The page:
Inflatable colon tour urges people to get regular colonoscopies

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SANDY — Despite being the third most common cancer and the second leading cause of cancer death, colon cancer is one of the most preventable forms of the disease.

Intermountain Health is focusing on colon cancer throughout the month of March, hauling its giant inflatable colon to many of its facilities to educate staff, patients and the public about the importance of colonoscopies.

The inflatable colon is 12 feet long and weighs 113 pounds. Monday was the 10th stop, at Alta View Hospital, and the colon will continue to move to various locations in Utah and Idaho as part of Intermountain’s awareness campaign. It shows parts of a healthy colon, polyps or bumps on the colon, malignant polyps that appear more vascular and have more redness, cancer cells, advanced cancer cells, and Crohn’s disease.

The huge inflatable, affectionately dubbed “Collin the Colon,” is on loan from Boston Scientific.

Dr. Austin Cannon, a colon and rectal surgeon at Intermountain Medical Center, said his patients don’t always have a history of colon cancer in their family and are healthy — so they don’t expect problems to be found. As long as the cancer is caught early, he said, it’s treatable.

Colonoscopies can be portrayed as a “terrible ordeal,” but, Cannon said, it’s important to normalize the conversation about colonoscopies.

“Colon cancer can happen to anyone, and it’s important to get screened,” he said.

Speaking to patients who don’t discover the problem until it has progressed to cancer, Cannon said he uses it as a learning opportunity and encourages patients to come in for colonoscopies more often and also tell family members at higher risk of colon cancer to also get a colonoscopy. For anyone with a first-degree relative with colon cancer, Cannon said, a colonoscopy is the only test they should use because it’s better at identifying polyps that can often be removed immediately, reducing the risk of colon cancer.

Nichole Gardner, nurse manager in the endoscopy department at Alta View Hospital, said she hopes people look for signs of colon cancer and get regular and timely colonoscopies — at age 45, or earlier for people with a family history of colon cancer .

She said health professionals prefer to find cancer in the polyp stage, if at all, but it takes a colonoscopy to determine that it’s there. The time for polyps to develop cancer is different for everyone, which is why the next appointment after someone’s first colonoscopy will vary.

Nichole Gardner points to normal polyps on an inflatable colon display Monday at Intermountain Health's Alta View Hospital.
Nichole Gardner points to normal polyps on an inflatable colon display Monday at Intermountain Health’s Alta View Hospital. (Photo: Emily Ashcraft,

The age doctors recommend for a first colonoscopy recently changed from 50 to 45. Gardner said doctors are finding colon cancer in younger and younger patients, and estimate the average age range for diagnoses before 2030 will get even lower.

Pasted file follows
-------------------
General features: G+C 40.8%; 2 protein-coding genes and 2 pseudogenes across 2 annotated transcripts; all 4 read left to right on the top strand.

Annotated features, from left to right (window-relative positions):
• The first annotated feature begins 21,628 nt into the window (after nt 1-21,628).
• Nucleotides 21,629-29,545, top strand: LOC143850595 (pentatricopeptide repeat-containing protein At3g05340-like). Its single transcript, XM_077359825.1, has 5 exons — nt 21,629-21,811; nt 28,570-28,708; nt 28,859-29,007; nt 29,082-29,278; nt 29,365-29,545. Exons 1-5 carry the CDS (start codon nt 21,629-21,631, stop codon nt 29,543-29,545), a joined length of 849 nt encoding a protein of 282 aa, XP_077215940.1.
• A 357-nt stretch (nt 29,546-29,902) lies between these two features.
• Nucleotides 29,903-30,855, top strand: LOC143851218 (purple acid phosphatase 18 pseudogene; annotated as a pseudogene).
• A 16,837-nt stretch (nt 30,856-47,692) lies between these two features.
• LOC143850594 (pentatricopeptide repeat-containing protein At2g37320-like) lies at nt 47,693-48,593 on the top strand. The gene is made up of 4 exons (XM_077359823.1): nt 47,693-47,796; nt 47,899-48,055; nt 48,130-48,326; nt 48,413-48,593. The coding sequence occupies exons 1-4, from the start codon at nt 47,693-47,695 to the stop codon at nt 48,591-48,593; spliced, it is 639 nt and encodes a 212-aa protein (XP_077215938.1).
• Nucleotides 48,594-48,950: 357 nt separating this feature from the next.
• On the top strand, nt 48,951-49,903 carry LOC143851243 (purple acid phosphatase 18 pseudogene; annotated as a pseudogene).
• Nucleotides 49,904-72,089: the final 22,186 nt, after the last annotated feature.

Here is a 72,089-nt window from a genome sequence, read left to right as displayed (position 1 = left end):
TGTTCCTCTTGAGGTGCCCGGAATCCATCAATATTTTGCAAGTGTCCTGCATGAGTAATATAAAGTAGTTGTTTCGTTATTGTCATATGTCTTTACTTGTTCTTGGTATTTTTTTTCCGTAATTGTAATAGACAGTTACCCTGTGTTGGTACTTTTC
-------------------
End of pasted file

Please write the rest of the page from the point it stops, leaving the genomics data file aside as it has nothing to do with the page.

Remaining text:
“We’re finding that more and more (younger people) are having colon cancer, so come in, be sure to get screened,” she said.

Gardner said some people are hesitant to come in because preparing for the procedure isn’t ideal for most people, and the idea of ​​being put to sleep and undergoing the procedure also puts some off — but she urges people to not ignore signs and symptoms such as rectal bleeding, change in bowel habits, abdominal pain and unintentional weight loss.

Lifestyle choices can also help reduce the risk of colon cancer, she said, including not smoking, maintaining a healthy weight and routine exercise.

With the recommended screening age being lowered, adding a large group of people newly recommended for colonoscopies, and with many procedures delayed due to the COVID-19 pandemic, there are more people than ever who should be getting colonoscopies. Intermountain is working to be prepared for the increase and has established a streamlined process that will speed people up for the procedure.

Lori Smit, director of clinical operations for endoscopy at Intermountain Health, said after people fill out a form online, they are contacted within a day or two to schedule the procedure. She said the system is “patient-centered” and will work with a patient’s schedule. People probably won’t be able to work right after the procedure because they’ll be sedated, but they should generally be able to return to work the next day, Smit said.

Seven hospitals and 17 physicians are affiliated through the central scheduling program, making the procedure available to more Utahns.

“It really gives patients options to choose from, and it’s really about the patient and their choice,” Smit said.

Intermountain started using the system in March last year and the first procedures took place in May. The program allows patients to undergo the procedure in an average of 35 days. Smit said there is typically a three to six month wait, so this shows that their program is very successful.

“Put it in, do it — it’s just no big deal and it saves lives,” she said.


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Emily Ashcraft joined in 2021 as a reporter. She reports on courts and legal affairs, as well as news about health, faith and religion.

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